Many databases provide the Altmetric score for articles, and some show the score for journals (eg, Cabells).

Plumx icon


In ODU Digital Commons and other databases, PlumX metrics will be available for items with a DOI.  Find out how many publications have cited it, how many downloads and views, how many blog or social media mentions.

These are examples of publishers that have incorporated altmetrics into their websites, or are compatible with the Altmetric Bookmark.

  • PubMed (Medline and more)
  • Research Gate
  • LinkedIn
  • Mendeley

Download Counts

Download counts are also an alternative metric, in that they show how many people in the world are interested in your work. This will include students who will cite your work in their papers. It will also include scholars who download your work, read it, but don't end up citing it.

Share your work in the ODU Digital Commons, and receive monthly download reports.

Journals and articles from major publishers will also post download counts for the journal itself and individual articles. 

Book Metrics

Finding metrics for books and book chapters is more difficult than journal articles. Try these resources:

WorldCat Identities -- an experiment that has concluded but may offer some aggregated data about your books.


  • Metrics Toolkit  --  From the website: "The Metrics Toolkit is a resource for researchers and evaluators that provides guidance for demonstrating and evaluating claims of research impact."


Most Common Metrics

  • An h-index of 10 means that 10 of your articles have been cited at least 10 times. You may have 100 papers, and 4 of them have been cited 100 times, but only 10 of them have been cited at least 10 times. The h-index is also known as the Hirsch index and is a combined measure of both productivity and impact.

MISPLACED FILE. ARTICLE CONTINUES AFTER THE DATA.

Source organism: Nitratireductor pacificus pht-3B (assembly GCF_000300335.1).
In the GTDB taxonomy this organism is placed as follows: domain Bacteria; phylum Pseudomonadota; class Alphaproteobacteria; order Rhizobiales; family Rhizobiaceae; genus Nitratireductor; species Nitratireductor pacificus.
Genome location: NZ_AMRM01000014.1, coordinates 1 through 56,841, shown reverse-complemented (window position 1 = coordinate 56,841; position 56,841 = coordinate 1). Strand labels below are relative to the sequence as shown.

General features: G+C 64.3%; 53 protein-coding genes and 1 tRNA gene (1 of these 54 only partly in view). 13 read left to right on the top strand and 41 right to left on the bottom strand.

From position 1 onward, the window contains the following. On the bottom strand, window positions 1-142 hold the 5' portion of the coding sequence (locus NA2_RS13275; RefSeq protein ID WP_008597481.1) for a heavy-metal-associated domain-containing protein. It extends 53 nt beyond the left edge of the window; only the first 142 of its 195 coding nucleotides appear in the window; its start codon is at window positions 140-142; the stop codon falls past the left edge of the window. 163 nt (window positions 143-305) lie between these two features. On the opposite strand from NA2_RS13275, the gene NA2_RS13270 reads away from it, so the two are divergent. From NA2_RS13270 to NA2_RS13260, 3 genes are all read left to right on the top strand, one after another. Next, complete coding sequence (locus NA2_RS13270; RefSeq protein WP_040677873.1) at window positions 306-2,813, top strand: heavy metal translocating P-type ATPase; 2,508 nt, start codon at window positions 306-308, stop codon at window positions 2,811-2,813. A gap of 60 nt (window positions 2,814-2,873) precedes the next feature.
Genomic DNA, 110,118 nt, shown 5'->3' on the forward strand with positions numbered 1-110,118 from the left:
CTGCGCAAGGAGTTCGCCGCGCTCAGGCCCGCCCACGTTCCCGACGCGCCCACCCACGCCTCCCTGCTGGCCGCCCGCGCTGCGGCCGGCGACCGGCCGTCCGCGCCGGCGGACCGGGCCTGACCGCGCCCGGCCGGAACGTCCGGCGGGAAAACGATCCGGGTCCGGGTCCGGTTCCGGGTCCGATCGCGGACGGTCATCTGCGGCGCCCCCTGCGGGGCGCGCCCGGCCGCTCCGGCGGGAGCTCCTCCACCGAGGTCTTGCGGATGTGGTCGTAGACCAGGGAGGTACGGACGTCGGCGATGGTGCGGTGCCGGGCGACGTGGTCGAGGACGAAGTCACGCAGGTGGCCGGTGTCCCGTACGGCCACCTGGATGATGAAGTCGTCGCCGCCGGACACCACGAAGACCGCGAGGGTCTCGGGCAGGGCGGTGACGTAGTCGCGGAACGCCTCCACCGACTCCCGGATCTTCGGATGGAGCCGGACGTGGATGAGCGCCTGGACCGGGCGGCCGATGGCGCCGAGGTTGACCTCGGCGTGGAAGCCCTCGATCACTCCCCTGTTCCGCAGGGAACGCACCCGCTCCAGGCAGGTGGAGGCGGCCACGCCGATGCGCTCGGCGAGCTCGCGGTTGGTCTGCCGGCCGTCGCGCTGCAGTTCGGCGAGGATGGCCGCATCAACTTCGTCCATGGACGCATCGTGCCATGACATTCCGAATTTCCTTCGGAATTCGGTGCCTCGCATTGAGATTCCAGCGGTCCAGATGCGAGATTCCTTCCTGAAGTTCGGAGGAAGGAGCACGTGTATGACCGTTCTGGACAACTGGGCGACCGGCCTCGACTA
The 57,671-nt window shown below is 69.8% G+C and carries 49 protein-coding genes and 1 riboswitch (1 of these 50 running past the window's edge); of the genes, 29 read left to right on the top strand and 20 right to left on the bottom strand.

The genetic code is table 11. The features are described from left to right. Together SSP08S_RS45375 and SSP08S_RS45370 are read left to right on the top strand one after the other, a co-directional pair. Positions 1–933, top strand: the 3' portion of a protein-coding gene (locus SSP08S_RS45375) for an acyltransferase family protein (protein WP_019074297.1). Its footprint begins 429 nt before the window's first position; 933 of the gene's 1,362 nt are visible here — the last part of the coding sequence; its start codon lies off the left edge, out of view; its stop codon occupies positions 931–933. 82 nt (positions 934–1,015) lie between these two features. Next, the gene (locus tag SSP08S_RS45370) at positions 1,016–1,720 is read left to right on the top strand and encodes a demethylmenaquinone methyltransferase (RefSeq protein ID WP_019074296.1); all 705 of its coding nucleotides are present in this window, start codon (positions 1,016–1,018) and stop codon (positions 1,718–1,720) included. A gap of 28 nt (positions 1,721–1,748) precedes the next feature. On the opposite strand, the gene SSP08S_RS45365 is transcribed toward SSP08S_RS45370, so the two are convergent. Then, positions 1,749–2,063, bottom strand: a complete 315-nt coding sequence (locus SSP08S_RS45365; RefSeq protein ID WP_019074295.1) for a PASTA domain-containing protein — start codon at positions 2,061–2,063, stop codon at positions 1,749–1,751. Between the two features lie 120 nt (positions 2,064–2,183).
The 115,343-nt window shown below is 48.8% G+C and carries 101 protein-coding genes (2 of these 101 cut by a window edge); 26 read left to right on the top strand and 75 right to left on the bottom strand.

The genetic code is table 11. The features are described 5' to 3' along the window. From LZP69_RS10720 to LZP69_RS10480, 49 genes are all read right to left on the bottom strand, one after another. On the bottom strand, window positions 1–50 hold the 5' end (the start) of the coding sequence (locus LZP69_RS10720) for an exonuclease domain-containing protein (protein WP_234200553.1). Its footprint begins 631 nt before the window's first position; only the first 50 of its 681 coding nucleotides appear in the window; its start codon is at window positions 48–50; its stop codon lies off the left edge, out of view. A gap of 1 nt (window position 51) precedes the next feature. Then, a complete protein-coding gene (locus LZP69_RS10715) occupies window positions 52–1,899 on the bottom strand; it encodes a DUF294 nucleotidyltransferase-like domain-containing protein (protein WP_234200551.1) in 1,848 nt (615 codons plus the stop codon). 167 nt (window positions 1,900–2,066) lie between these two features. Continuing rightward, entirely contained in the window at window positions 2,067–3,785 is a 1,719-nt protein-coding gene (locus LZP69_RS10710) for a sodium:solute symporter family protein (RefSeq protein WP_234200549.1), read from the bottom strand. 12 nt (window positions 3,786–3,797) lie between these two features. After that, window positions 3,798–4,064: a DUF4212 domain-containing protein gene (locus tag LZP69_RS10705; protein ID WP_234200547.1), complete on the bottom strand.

• One caveat about the h-index is that it correlates with the length of a researcher's career (i.e., researchers who have been publishing for longer tend to have higher h-indices). It can also be inflated by self-citation. In addition, the h-index ignores the order of authorship, which is very important in some disciplines. Additionally, because different disciplines have different publishing practices, the h-index should not be used to compare researchers across different disciplines. Average impact scores vary widely from discipline to discipline. ​
  • h-index Prediction Tool: Predict what your h-index will be in the future.
  • h-index based upon data from the last 5 years
i-10 index
  • i-10 index is the number of articles by an author that have at least ten citations.
  • i-10 index was created by Google Scholar.
  • The Eigenfactor score is a measure of the number of times articles from the journal published in the past five years have been cited in the Journal Citation Reports (JCR) year.

More Metrics:

  • weights highly-cited papers more heavily. An index of g means that your g most highly-cited articles together have at least g-squared citations. Your g-index will always be equal to or greater than your h-index.
  • (aka individual h-index) takes number of co-authors into account. Your hi-index is equal to your h-index divided by the average number of authors on the articles in your h core.
  • (aka contemporary h-index) weights newer articles more heavily than older articles, so that articles lose their value over time. This allows a clearer picture of more recent levels of productivity and impact.
  • takes differences in career length into account, by dividing your h-index by the number of years that you have been publishing.
  • the (square root) of the surplus of citations in the h-set beyond h2, i.e., beyond the theoretical minimum required to obtain a h-index of 'h'. The aim of the e-index is to differentiate between scientists with similar h-indices but different citation patterns.